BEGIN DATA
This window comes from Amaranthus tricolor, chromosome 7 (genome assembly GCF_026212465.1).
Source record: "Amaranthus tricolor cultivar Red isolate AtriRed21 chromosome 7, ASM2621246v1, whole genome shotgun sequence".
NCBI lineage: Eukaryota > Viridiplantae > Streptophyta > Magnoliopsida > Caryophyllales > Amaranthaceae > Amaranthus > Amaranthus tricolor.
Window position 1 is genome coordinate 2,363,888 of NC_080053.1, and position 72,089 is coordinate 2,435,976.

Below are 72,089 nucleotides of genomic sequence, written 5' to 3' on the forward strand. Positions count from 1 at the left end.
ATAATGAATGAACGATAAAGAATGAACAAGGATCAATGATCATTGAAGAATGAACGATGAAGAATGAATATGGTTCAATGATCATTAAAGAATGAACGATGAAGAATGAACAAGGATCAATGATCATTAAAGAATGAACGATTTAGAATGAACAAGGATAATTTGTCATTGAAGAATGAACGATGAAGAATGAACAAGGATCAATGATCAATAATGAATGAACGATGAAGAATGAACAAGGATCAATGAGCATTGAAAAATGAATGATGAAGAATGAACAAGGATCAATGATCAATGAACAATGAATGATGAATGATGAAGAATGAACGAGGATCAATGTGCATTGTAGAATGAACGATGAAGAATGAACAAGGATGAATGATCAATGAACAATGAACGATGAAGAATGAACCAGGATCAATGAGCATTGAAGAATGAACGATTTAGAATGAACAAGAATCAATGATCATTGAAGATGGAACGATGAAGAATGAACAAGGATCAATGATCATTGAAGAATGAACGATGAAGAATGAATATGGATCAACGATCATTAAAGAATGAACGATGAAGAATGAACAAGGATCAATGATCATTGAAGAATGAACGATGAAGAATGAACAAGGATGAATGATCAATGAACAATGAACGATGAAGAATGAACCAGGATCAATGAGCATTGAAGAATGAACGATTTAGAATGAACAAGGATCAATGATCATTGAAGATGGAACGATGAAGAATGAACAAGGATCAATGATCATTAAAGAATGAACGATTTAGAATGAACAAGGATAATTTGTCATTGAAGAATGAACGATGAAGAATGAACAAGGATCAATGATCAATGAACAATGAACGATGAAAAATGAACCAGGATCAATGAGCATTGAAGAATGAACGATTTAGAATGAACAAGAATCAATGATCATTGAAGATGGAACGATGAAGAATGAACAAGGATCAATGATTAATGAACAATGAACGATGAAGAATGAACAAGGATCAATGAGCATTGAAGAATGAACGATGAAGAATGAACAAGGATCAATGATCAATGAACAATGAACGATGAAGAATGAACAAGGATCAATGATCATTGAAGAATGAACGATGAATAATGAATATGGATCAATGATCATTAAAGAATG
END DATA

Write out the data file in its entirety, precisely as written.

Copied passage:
This window comes from Amaranthus tricolor, chromosome 7 (genome assembly GCF_026212465.1).
Source record: "Amaranthus tricolor cultivar Red isolate AtriRed21 chromosome 7, ASM2621246v1, whole genome shotgun sequence".
NCBI lineage: Eukaryota > Viridiplantae > Streptophyta > Magnoliopsida > Caryophyllales > Amaranthaceae > Amaranthus > Amaranthus tricolor.
Window position 1 is genome coordinate 2,363,888 of NC_080053.1, and position 72,089 is coordinate 2,435,976.

Below are 72,089 nucleotides of genomic sequence, written 5' to 3' on the forward strand. Positions count from 1 at the left end.
ATAATGAATGAACGATAAAGAATGAACAAGGATCAATGATCATTGAAGAATGAACGATGAAGAATGAATATGGTTCAATGATCATTAAAGAATGAACGATGAAGAATGAACAAGGATCAATGATCATTAAAGAATGAACGATTTAGAATGAACAAGGATAATTTGTCATTGAAGAATGAACGATGAAGAATGAACAAGGATCAATGATCAATAATGAATGAACGATGAAGAATGAACAAGGATCAATGAGCATTGAAAAATGAATGATGAAGAATGAACAAGGATCAATGATCAATGAACAATGAATGATGAATGATGAAGAATGAACGAGGATCAATGTGCATTGTAGAATGAACGATGAAGAATGAACAAGGATGAATGATCAATGAACAATGAACGATGAAGAATGAACCAGGATCAATGAGCATTGAAGAATGAACGATTTAGAATGAACAAGAATCAATGATCATTGAAGATGGAACGATGAAGAATGAACAAGGATCAATGATCATTGAAGAATGAACGATGAAGAATGAATATGGATCAACGATCATTAAAGAATGAACGATGAAGAATGAACAAGGATCAATGATCATTGAAGAATGAACGATGAAGAATGAACAAGGATGAATGATCAATGAACAATGAACGATGAAGAATGAACCAGGATCAATGAGCATTGAAGAATGAACGATTTAGAATGAACAAGGATCAATGATCATTGAAGATGGAACGATGAAGAATGAACAAGGATCAATGATCATTAAAGAATGAACGATTTAGAATGAACAAGGATAATTTGTCATTGAAGAATGAACGATGAAGAATGAACAAGGATCAATGATCAATGAACAATGAACGATGAAAAATGAACCAGGATCAATGAGCATTGAAGAATGAACGATTTAGAATGAACAAGAATCAATGATCATTGAAGATGGAACGATGAAGAATGAACAAGGATCAATGATTAATGAACAATGAACGATGAAGAATGAACAAGGATCAATGAGCATTGAAGAATGAACGATGAAGAATGAACAAGGATCAATGATCAATGAACAATGAACGATGAAGAATGAACAAGGATCAATGATCATTGAAGAATGAACGATGAATAATGAATATGGATCAATGATCATTAAAGAATG